South Pacific

Oct 27 2022 | By More

★★★★☆    Enchanted evening

Festival Theatre: Tue 25 – Sat 29 Oct 2022
Review by Martin Gray 

Rodgers and Hammerstein’s South Pacific comes to the Festival Theatre for a week, bringing triumph, tragedy and a truckload of Broadway’s best tunes.

Younger Than Springtime, There is Nothin’ Like a Dame, Happy Talk, Some Enchanted Evening… if there’s a stage musical with a better suite of songs, I’ve yet to hear it. And the numbers are all superbly presented in Chichester Festival Theatre’s touring production, even if one or two are tweaked along the way.

The the Seabees chorus in South Pacific. Pic: Johan Persson

It’s 1943 and on an island in the South Pacific US navy men and nurses play their part in the theatre of war, hopeful that something will turn up to give the allies an advantage over the Japanese. Enter Lt Joe Cable, a marine sent to set up a reconnaissance mission on a nearby island occupied by the enemy.

He hopes local plantation owner Emil de Becque will join him behind enemy lines, his local knowledge making success more likely. Widower Emile, though, has fallen for Ensign Nellie Forbush, and doesn’t wish to risk his life when he’s finally found love.

Nellie is smitten, but shaken when she sees Emil’s children are half-Polynesian. As for Joe, he’s attracted to Liat, daughter of local trader Bloody Mary, but is shocked by how young she seems, and anyway, knows his mission must come first…

drama and fun

Inspired by James A Michener’s book Tales From the South Pacific, the musical is a heady mix of drama and fun – yes, it’s wartime, but morale had to be kept up and here we have the nurses and ‘Seabees’ collaborating on a Thanksgiving show.

The US flag backdrop makes for the most colourful moments in a surprisingly drab production design from Peter McKintosh. The dominant tones are beige for the island, grey for the barracks. A happy exception is the Bali Ha’i number, when lighting designer Howard Harrison lights the mystical isle with gorgeous blues and candlelight, with local girls dancing on a stage revolve.

Gina Beck (Nellie) and company in South Pacific. Pic: Johan Persson

If you like a revolve, this truly is the show for you. Someone came up with a concept and boy, do they stick with it. Nellie and Emile are on their date at his plantation – his balcony spins round. The nurses and Seabees jog across the beach – it’s in a circle on the moving platform. In every scene you wonder when the floor will start moving on this island apparently bedevilled by shifting tectonic plates.

What can’t be faulted are the performances. Gina Beck is in terrific voice as Nellie, selling the nurse’s small town charm and disappointing attitudes, while Julian Ovenden is pure charisma as man of the world Emile. OK, you can’t believe for a second they’d be smitten with one another – we see their eyes meet across a crowded revolve – but that’s the play.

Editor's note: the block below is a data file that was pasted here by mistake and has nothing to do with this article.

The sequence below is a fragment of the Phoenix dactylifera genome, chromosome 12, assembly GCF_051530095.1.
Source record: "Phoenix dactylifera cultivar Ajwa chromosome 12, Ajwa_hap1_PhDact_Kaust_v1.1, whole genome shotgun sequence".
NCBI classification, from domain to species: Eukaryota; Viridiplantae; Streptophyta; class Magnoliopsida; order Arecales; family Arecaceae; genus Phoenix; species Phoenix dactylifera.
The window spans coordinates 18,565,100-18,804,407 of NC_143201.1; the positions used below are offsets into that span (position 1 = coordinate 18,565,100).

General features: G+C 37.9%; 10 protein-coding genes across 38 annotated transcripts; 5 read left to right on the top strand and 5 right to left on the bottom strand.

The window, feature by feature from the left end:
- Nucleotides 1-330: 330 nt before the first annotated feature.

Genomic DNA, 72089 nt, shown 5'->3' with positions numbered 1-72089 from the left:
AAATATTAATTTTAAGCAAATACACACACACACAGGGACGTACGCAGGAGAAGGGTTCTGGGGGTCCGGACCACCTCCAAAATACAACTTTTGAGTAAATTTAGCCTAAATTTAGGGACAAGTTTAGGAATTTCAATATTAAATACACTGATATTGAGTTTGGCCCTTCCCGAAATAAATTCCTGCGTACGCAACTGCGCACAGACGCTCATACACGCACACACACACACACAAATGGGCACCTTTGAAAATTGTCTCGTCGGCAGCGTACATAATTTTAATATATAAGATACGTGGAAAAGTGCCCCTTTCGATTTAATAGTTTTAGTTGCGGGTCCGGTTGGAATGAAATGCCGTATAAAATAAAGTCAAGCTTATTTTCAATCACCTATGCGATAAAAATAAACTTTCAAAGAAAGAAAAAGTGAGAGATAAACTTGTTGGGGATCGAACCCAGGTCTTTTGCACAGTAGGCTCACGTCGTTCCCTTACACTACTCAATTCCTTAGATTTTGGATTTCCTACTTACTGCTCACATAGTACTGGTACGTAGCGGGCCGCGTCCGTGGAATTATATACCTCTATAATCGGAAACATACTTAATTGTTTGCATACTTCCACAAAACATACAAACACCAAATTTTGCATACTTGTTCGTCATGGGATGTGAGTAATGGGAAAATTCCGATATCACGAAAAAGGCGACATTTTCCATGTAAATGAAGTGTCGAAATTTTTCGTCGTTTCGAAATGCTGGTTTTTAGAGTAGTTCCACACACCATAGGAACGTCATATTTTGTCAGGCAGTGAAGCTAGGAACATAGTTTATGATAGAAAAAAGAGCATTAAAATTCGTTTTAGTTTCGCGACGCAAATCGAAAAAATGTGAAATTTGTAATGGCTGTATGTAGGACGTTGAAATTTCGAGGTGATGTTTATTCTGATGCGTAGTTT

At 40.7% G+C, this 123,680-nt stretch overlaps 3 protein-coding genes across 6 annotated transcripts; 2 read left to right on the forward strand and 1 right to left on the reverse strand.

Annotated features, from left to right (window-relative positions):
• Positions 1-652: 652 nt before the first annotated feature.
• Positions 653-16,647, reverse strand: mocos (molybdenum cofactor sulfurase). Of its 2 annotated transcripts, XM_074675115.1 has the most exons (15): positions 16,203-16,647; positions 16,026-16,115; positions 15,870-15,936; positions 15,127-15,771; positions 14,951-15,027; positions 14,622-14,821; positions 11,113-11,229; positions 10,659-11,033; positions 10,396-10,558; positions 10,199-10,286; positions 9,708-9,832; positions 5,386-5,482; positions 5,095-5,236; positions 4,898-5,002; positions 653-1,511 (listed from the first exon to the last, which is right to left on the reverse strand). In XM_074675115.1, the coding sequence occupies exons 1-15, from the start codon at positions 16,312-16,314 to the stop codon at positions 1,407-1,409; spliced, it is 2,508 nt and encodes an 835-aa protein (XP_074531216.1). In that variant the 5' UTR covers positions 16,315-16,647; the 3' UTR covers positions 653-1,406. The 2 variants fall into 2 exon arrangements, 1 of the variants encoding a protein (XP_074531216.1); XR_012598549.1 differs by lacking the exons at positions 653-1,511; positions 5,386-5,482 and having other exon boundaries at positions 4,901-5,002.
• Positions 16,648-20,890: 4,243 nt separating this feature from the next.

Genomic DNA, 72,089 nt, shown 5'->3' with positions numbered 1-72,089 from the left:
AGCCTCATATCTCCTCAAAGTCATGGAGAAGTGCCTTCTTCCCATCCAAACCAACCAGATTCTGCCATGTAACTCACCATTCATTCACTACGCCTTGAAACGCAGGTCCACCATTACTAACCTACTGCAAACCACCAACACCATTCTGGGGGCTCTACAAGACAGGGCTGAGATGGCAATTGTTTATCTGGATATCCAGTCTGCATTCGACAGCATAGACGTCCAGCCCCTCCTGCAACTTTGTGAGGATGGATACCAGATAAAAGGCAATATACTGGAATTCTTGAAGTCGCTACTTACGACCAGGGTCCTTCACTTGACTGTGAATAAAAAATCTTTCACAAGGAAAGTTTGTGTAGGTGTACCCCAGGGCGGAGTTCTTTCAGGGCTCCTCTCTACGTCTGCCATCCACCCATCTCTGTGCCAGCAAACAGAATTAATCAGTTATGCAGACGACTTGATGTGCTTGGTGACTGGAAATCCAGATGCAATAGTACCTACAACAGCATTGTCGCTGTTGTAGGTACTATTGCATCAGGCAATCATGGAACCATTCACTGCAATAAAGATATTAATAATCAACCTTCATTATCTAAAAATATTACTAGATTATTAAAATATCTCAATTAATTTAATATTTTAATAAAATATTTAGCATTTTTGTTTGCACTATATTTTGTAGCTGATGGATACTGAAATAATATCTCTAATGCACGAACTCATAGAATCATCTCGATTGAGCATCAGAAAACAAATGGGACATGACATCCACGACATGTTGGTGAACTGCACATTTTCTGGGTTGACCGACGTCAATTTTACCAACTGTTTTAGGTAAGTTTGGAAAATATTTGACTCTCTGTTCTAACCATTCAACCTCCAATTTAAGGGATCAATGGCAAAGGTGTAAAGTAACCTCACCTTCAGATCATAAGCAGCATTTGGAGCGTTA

fragility and elegance

Rob Houchen is a classic Joe, the all-American boy – his romance with Liat is established with dance, Bloody Mary’s daughter being not so much a character as a trophy. Sera Maehara wonderfully conveys Liat’s fragility and elegance in Ann Yea’s choreography, it’s just a shame she doesn’t have more to do.

It’s not as if director Daniel Evans isn’t willing to reinterpret the original material, with Bloody Mary’s caricature personality rotated a few degrees so that her keenness to get Liat together with Joe feels less problematically pimpy than usual. Joanna Ampil is stunning in the role, bringing real emotion to Happy Talk, musically rearranged to anticipate the tragedy of Liat’s infatuation with Joe. And the way she bewitches the Seabees with Bali Ha’i – they fall into a standing trance, open mouthed – is terrific.

Joanna Ampil (Bloody Mary) and Rob Houchen (Joe) in South Pacific. Pic: Johan Persson

The songs are masterpieces, from the character revealing A Cockeyed Optimist to the hilarious I’m Gonna Wash That Man Right Out of My Hair to the heartbreaking This Nearly Was Mine.

Then there’s You’ve Got To Be Carefully Taught, a commentary on racism so powerfully, so slyly on the nose that the original producers were petitioned to take it out of the show by politicians in America’s South; happily, Rodgers and Hammerstein told them where to stick their views. Houchen does the song justice, conveying the anger and frustration he feels over the world for which he’s fighting.

So far as happy highlights go, There is Nothin’ Like a Dame is unbeatable – it comes about ten minutes in, bringing a spark to proceedings after some understated scene setting. The show’s opening is actually a little weird – Liat dances, and is gradually circled by trotting, gun-toting Seabees. You get that it’s representational rather than literal, but it feels a tad menacing.

I’m Gonna Wash That Man Right Outa My Hair lacks a little oomph – there are no on-stage bubbles, for goodness’ sake – but I’m in Love With a Wonderful Guy is delightful, with Beck perfectly conveying Nellie’s girlish giddiness.

If you know and love South Pacific, you’ll enjoy this production. If you’ve never seen it, go – the Chichester Theatre gang make a pretty great fist of a hit-packed show whose message is still, sadly, very relevant today.

Running time: Two hours and 45 minutes (including one interval)
Festival Theatre, 13/29 Nicolson Street EH8 9FT.
Tue 25 – Sat 29 Oct 2022
Evenings: 7.30pm; Weds, Thurs, Sat: 2.30pm.
Tickets and details:  Book here.

Sera Maehera as Liat in South Pacific. Pic: Johan Persson


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